Confirmed Covid cases have soared to their highest level since February due to the spread of the more transmissible Delta variant, also known as the Indian variant.

Pubs, bars and restaurants still have capacity limits, there is table service only and customers must follow social distancing rules, meaning venues won't be as packed as they were during past European Championships and World Cups.

Outdoor gatherings in private gardens or parks are limited to 30 people, and only six people or two households of any size can meet indoors.

At the stadium, fans have been instructed to social distance, wear a face mask at all times, and not to hug or high five other supporters.

The England team has urged fans to unite, with a video calling on supporters to avoid booing players or sending them abuse online.

A Croatia fan holds a flare as supporters gather outside Wembley
(Image: Getty Images)

It comes after supporters booed players who took the knee to protest against racism during pre-tournament matches.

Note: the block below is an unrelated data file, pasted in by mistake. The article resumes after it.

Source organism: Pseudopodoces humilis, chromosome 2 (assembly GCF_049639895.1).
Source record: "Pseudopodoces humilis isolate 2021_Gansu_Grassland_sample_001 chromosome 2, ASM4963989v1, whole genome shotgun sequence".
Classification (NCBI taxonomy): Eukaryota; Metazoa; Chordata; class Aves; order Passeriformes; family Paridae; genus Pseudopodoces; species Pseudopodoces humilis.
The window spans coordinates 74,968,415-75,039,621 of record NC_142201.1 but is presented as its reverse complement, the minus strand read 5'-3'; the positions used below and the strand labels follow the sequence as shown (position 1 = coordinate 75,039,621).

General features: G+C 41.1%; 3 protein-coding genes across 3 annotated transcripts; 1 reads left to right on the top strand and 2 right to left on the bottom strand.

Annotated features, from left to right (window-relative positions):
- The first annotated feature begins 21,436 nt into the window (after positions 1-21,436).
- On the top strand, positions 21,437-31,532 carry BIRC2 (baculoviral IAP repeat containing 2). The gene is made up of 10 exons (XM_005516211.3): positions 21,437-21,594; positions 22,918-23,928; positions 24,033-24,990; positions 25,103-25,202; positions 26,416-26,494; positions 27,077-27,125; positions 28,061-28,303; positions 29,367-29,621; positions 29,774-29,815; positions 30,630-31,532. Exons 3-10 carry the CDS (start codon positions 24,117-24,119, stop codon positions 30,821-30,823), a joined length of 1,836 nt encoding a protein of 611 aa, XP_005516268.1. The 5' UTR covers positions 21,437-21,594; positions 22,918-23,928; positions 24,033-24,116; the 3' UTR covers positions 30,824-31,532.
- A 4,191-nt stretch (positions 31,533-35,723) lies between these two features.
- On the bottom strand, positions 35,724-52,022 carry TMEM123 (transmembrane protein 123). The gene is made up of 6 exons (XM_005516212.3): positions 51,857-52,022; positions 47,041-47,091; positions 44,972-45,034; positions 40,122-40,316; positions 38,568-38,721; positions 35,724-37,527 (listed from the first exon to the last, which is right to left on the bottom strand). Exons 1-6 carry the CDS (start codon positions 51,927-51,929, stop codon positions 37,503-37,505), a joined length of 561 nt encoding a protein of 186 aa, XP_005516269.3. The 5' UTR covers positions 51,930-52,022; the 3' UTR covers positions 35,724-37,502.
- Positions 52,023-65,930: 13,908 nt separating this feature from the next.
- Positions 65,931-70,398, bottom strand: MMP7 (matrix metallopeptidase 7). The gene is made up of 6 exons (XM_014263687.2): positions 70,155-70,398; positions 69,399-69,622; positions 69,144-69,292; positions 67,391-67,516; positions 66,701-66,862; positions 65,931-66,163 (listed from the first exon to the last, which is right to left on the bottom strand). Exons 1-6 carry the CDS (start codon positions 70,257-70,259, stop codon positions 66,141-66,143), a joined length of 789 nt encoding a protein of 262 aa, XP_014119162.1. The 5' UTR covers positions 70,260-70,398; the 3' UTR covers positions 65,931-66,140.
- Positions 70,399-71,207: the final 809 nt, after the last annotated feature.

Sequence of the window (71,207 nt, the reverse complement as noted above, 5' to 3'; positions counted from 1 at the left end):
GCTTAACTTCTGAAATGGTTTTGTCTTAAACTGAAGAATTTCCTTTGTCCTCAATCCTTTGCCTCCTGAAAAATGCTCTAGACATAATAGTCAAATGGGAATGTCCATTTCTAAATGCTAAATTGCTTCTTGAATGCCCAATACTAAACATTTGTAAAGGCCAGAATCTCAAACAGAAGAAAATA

The message stated: "It doesn't matter if you're black or white, red or blue.

"This isn't politics, this isn't new. This is about humanity, community, equality. This summer, we need you, all of us, all of you.

"Because we are one team, one family, one England."

Police agencies warned fans to follow the rules and be responsible if they planned to drink.

A spokesperson for Wiltshire Police wrote on Twitter: "Are you out watching England vs Croatia? Planned how to get home?

Flag-draped supporters enjoy a few beers in the shadow of Wembley Stadium
(Image: REUTERS)

"If you are planning to drink, then it's best not to drive at all.

"Drink-driving ruins lives – please don’t take the risk.

"If you believe someone is drink or drug-driving, then please call us on 999."